The Bathwater Scene: Getting to the Picture Lock
I'm pleased to be able to keep a challenging indie drama like Endings to a shorter running time, but I'm also pondering whether or not certain elements work, if it's paced too quickly now.
I don't really think there are pacing problems (or, at least, none that can be fixed based on what was shot) -- but when you're faced with locking picture soon, you start questioning everything. I'm a perfectionist and a realist at the same time. I want to get it right, even if it means going through every take to check what else we've got; but I also want to get it done. Finding the middle ground between these two extremes is, I suppose, what an indie filmmaker does.
Also, the editor of the film likely won't stick around if I started reviewing every cut. I'm nitpicking things enough as it is right now, and he and I are haggling back and forth over one scene that he has affectionately dubbed "the Bathwater scene" -- so named because he believes it holds more bathwater than baby and should just be thrown out.
I'm not sure I agree -- and therein lies the process. We're tweaking this one scene every which way, to emphasize various things, to avoid cheesiness, to trim bad acting, and to try to find a way to transition to the next scene (something I should have planned for better when we shot these two scenes)...
I just took a blog break to answer an email from the editor with his latest suggestion for transitioning. Today has mostly been dedicated to watching the film and working on these little details.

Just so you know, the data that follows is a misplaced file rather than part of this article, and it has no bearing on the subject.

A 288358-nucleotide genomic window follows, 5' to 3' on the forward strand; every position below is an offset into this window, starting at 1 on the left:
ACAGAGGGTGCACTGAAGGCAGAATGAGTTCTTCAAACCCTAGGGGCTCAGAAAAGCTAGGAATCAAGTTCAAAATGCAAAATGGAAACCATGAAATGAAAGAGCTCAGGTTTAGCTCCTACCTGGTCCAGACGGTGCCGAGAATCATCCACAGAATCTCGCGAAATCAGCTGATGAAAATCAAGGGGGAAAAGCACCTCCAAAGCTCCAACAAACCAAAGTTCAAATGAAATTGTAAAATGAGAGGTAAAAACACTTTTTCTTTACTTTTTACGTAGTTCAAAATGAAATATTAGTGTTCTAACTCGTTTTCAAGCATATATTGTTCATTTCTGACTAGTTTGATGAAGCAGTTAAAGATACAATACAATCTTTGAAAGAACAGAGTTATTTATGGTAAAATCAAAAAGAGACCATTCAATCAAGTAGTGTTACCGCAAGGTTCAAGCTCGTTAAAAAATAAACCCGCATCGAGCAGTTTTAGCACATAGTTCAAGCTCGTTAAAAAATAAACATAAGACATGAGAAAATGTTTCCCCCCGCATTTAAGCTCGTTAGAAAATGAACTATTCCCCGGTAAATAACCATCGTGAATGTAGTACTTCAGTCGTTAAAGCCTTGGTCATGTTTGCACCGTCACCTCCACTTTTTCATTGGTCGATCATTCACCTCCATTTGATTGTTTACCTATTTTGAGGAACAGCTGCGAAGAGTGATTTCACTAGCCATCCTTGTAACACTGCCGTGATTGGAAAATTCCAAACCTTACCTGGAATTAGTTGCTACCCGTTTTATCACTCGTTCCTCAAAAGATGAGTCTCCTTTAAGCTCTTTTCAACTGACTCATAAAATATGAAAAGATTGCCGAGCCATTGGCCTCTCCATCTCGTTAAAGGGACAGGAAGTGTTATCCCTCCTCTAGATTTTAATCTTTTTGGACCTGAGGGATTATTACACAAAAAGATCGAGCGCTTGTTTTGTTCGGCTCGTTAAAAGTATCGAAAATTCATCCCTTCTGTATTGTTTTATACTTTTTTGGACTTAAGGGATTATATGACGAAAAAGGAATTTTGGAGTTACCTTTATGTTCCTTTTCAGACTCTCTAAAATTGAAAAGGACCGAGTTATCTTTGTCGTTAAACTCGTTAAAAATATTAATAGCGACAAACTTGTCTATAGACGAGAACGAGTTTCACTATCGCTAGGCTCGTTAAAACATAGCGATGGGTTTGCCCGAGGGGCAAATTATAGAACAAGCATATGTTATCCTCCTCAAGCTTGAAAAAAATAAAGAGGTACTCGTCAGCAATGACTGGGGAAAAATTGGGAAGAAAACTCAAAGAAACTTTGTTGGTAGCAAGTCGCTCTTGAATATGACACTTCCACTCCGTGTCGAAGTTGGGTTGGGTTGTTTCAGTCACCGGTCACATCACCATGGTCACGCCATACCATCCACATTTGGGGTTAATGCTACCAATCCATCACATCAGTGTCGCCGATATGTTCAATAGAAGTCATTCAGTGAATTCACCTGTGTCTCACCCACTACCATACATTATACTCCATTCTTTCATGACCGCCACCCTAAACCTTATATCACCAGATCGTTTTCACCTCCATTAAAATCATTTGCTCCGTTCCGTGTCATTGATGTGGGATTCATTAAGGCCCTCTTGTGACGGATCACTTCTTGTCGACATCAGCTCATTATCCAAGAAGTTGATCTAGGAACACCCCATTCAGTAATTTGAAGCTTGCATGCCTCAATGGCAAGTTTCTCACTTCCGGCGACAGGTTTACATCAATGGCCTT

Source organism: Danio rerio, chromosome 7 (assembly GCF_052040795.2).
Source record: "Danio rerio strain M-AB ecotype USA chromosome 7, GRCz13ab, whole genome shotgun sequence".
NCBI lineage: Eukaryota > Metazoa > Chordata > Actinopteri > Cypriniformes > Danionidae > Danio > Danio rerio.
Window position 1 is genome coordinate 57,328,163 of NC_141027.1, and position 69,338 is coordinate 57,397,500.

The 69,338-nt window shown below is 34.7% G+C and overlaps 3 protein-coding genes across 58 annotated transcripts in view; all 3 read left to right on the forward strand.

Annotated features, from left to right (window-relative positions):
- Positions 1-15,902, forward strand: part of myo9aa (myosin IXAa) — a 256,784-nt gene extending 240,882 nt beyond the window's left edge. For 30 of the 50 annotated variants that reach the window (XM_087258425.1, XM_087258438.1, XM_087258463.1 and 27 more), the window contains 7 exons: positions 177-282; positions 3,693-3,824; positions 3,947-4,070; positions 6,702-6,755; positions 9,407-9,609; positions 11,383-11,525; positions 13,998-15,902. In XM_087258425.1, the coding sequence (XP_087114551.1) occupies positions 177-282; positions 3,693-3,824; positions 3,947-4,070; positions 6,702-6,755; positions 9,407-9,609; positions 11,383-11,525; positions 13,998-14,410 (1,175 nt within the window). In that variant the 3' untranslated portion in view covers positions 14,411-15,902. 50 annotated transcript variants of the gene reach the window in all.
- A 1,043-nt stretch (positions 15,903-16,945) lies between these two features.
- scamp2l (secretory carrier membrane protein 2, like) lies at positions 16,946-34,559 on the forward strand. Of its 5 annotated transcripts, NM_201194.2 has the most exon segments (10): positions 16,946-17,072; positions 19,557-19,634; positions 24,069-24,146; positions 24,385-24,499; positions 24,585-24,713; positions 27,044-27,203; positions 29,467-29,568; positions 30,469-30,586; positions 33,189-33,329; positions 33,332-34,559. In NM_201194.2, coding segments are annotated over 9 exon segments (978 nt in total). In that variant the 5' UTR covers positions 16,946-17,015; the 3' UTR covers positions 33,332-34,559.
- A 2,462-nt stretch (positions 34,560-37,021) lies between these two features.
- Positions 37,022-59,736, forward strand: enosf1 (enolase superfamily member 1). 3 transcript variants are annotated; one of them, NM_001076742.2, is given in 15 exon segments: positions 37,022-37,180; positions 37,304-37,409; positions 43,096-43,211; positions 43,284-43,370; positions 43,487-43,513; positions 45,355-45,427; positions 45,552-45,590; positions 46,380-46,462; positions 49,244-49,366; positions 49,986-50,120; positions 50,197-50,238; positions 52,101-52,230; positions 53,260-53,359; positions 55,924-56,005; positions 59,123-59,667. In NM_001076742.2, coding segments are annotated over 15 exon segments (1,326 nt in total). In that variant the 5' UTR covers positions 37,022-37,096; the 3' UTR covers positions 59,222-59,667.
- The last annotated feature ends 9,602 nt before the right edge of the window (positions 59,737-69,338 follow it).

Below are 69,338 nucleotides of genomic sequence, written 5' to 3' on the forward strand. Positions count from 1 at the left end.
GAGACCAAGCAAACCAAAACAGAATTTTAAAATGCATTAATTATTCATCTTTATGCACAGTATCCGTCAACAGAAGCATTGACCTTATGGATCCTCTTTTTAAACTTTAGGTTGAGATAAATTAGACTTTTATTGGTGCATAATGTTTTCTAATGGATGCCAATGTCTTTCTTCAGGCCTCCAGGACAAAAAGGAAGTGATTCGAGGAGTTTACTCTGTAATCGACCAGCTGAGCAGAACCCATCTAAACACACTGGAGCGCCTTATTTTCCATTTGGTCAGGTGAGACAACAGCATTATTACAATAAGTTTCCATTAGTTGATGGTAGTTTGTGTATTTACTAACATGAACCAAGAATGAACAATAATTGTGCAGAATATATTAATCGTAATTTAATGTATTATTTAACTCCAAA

But sometimes I worry that I'm losing the bigger picture while we work on these details. On the other hand, I think I lost the big picture when I started shooting. I really can't see Endings in the way an audience member can, because I'm too close to it and too aware of all the details (of the story, of the shooting, of the post process).
It's kind of a sad thing, in a way. You're trying to create something transcendent, but you yourself can't experience that transcendence, because you created the thing and can only experience it with all your memories of its creation intact. The hard part is determining if other people can experience it as a transcendent experience, something that's hard to judge if you will never see it that way yourself.
I'm trying to determine at what point I'll ask some people unfamiliar with the story to watch it and comment. That's a nerve-wracking process, for me anyway...
In any case, the picture will likely be locked in the next couple of weeks. After that, color correction, visual effects, and sound work all need to be done. But picture lock always feels like the biggest step to me. That's not to diminish the others; the work involved in all of them is critical. But getting the picture cut itself right is critical in setting the stage for all those other steps.